NYC Schools to Teach Kids to Code
Sep 17, 2015 2:44 PM PT
New York Mayor Bill de Blasio on Wednesday announced his computer learning initiative, requiring that every student in the city's public schools be exposed to computer literacy training at every grade level within 10 years.
The program will cost some US$81 million over the next decade. The mayor expects to receive at least half of that from private sources, including the initiative's founding partners, the Solomon Wilson Family Foundation, the Robin Hood Foundation and the AOL Charitable Foundation.
"Just like reading, writing and arithmetic, computer science is an essential skill," the mayor said.
One of the program's goals is to ensure that students gain the computer literacy they'll need for the 21st Century. New York City is now the largest school district in the U.S. with a program to offer computer science to every student, de Blasio said.
The computer classes are one part of a set of reforms dubbed "Equity and Excellence: Every Student, Every Day."
"This is a good step forward by Mayor de Blasio," said Elie Venezky, education director at Prestige Prep NY. "Students need to be prepared for the world today, and most schools prepare students for a world that has not existed for 20 years. Students need computer skills, and not teaching it to them is doing them a disservice."
The purpose of the reforms is to improve educational equity and performance citywide. The program has three major goals: to have all children reading by third grade; improve on-time graduation rates; and give all students a shot at attending college.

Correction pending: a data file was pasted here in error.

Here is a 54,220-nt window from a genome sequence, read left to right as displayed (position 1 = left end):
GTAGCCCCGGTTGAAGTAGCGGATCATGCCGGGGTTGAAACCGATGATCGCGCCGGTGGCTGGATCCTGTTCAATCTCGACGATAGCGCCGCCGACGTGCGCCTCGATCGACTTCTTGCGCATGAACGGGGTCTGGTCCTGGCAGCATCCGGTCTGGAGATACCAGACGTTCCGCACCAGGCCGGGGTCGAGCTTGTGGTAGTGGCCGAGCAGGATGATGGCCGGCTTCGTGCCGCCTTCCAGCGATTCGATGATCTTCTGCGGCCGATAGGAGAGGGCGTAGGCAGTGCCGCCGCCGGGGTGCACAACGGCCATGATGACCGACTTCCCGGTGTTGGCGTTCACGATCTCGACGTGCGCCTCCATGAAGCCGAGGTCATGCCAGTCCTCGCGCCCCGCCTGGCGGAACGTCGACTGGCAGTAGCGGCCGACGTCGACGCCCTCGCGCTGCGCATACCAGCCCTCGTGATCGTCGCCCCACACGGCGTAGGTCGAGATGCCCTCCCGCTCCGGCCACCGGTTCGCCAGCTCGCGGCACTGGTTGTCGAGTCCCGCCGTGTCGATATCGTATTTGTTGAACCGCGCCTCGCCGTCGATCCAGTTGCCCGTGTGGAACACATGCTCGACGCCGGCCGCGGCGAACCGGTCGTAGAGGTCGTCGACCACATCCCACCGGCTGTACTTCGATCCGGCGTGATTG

Fewer than 10 percent of New York City's public schools offer computer science courses. Only 1 percent of students receive computer science education, according to the city's Department of Education. In contrast, the city's tech sector increased 57 percent between 2007 and 2014.
Currently, the few computer classes that are available tend to focus on word processing, the mayor observed, which is insufficient for modern demands. Students must learn to code.
Computer science courses also will help foster teamwork, problem solving, critical thinking and creativity, the mayor said, adding that those are skills that will serve them throughout their lives.
The founding partners will fund the first two and a half years of the program, said Liz DeBold, communications manager for the Mayor's Fund to Advance New York City.
Schools can apply for consideration to bring a universal computer science curriculum to their schools. The Department of Education ultimately will approve all applications.
"The main goal in 10 years is to have every single school providing universal access to every single student, and bringing in 5,000 teachers in computer education," DeBold told the E-Commerce Times.
How realistic is this endeavor? It should be easy to achieve in a 10-year time frame, said John Paul Engel, president of Knowledge Capital.
"You could train existing teachers and find volunteers from the community. There is a lot of tech talent," he told the E-Commerce Times.